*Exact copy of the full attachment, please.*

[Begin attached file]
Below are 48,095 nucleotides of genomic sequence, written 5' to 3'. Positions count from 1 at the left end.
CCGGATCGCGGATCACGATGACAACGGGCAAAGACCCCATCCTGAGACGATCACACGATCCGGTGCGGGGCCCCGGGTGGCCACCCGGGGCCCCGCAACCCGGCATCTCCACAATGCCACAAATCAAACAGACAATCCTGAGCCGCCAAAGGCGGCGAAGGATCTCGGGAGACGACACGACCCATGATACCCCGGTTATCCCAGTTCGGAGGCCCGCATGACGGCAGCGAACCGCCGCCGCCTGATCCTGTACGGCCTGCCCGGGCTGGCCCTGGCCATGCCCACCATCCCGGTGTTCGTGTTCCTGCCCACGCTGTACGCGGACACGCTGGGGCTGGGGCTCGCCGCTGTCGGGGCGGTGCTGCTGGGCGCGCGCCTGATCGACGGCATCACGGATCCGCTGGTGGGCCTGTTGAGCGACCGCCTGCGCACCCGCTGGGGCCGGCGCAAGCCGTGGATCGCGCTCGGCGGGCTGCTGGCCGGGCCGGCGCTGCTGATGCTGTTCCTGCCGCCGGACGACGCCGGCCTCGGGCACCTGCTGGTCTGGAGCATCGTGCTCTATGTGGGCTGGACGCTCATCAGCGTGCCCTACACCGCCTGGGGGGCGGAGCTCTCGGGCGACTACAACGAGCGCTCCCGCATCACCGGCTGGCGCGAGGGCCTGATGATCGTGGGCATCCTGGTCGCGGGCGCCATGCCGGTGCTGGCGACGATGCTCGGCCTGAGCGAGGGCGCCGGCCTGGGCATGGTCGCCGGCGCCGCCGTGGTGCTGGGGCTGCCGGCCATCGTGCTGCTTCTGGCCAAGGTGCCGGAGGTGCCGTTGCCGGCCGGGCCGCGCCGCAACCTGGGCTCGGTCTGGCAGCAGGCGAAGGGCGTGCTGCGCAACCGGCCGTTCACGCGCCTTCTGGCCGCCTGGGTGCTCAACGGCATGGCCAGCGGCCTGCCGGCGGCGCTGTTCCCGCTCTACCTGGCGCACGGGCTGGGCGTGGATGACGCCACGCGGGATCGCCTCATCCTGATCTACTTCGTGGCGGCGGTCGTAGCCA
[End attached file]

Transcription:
Below are 48,095 nucleotides of genomic sequence, written 5' to 3'. Positions count from 1 at the left end.
CCGGATCGCGGATCACGATGACAACGGGCAAAGACCCCATCCTGAGACGATCACACGATCCGGTGCGGGGCCCCGGGTGGCCACCCGGGGCCCCGCAACCCGGCATCTCCACAATGCCACAAATCAAACAGACAATCCTGAGCCGCCAAAGGCGGCGAAGGATCTCGGGAGACGACACGACCCATGATACCCCGGTTATCCCAGTTCGGAGGCCCGCATGACGGCAGCGAACCGCCGCCGCCTGATCCTGTACGGCCTGCCCGGGCTGGCCCTGGCCATGCCCACCATCCCGGTGTTCGTGTTCCTGCCCACGCTGTACGCGGACACGCTGGGGCTGGGGCTCGCCGCTGTCGGGGCGGTGCTGCTGGGCGCGCGCCTGATCGACGGCATCACGGATCCGCTGGTGGGCCTGTTGAGCGACCGCCTGCGCACCCGCTGGGGCCGGCGCAAGCCGTGGATCGCGCTCGGCGGGCTGCTGGCCGGGCCGGCGCTGCTGATGCTGTTCCTGCCGCCGGACGACGCCGGCCTCGGGCACCTGCTGGTCTGGAGCATCGTGCTCTATGTGGGCTGGACGCTCATCAGCGTGCCCTACACCGCCTGGGGGGCGGAGCTCTCGGGCGACTACAACGAGCGCTCCCGCATCACCGGCTGGCGCGAGGGCCTGATGATCGTGGGCATCCTGGTCGCGGGCGCCATGCCGGTGCTGGCGACGATGCTCGGCCTGAGCGAGGGCGCCGGCCTGGGCATGGTCGCCGGCGCCGCCGTGGTGCTGGGGCTGCCGGCCATCGTGCTGCTTCTGGCCAAGGTGCCGGAGGTGCCGTTGCCGGCCGGGCCGCGCCGCAACCTGGGCTCGGTCTGGCAGCAGGCGAAGGGCGTGCTGCGCAACCGGCCGTTCACGCGCCTTCTGGCCGCCTGGGTGCTCAACGGCATGGCCAGCGGCCTGCCGGCGGCGCTGTTCCCGCTCTACCTGGCGCACGGGCTGGGCGTGGATGACGCCACGCGGGATCGCCTCATCCTGATCTACTTCGTGGCGGCGGTCGTAGCCA